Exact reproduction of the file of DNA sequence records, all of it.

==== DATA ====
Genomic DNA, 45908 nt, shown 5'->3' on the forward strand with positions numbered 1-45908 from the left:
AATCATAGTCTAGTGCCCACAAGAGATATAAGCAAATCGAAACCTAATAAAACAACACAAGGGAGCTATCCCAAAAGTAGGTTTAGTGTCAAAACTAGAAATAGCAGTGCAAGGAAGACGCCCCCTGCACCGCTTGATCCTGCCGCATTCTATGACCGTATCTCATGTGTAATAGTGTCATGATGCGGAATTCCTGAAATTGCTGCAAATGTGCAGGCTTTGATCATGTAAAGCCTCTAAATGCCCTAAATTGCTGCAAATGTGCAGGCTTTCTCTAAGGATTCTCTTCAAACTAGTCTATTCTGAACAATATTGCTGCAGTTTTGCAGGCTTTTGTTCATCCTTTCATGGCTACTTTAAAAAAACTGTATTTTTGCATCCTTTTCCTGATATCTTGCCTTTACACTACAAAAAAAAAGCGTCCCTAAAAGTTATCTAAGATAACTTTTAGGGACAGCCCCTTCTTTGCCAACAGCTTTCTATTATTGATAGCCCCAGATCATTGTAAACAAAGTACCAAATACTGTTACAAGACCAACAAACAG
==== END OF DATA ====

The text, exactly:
Genomic DNA, 45908 nt, shown 5'->3' on the forward strand with positions numbered 1-45908 from the left:
AATCATAGTCTAGTGCCCACAAGAGATATAAGCAAATCGAAACCTAATAAAACAACACAAGGGAGCTATCCCAAAAGTAGGTTTAGTGTCAAAACTAGAAATAGCAGTGCAAGGAAGACGCCCCCTGCACCGCTTGATCCTGCCGCATTCTATGACCGTATCTCATGTGTAATAGTGTCATGATGCGGAATTCCTGAAATTGCTGCAAATGTGCAGGCTTTGATCATGTAAAGCCTCTAAATGCCCTAAATTGCTGCAAATGTGCAGGCTTTCTCTAAGGATTCTCTTCAAACTAGTCTATTCTGAACAATATTGCTGCAGTTTTGCAGGCTTTTGTTCATCCTTTCATGGCTACTTTAAAAAAACTGTATTTTTGCATCCTTTTCCTGATATCTTGCCTTTACACTACAAAAAAAAAGCGTCCCTAAAAGTTATCTAAGATAACTTTTAGGGACAGCCCCTTCTTTGCCAACAGCTTTCTATTATTGATAGCCCCAGATCATTGTAAACAAAGTACCAAATACTGTTACAAGACCAACAAACAG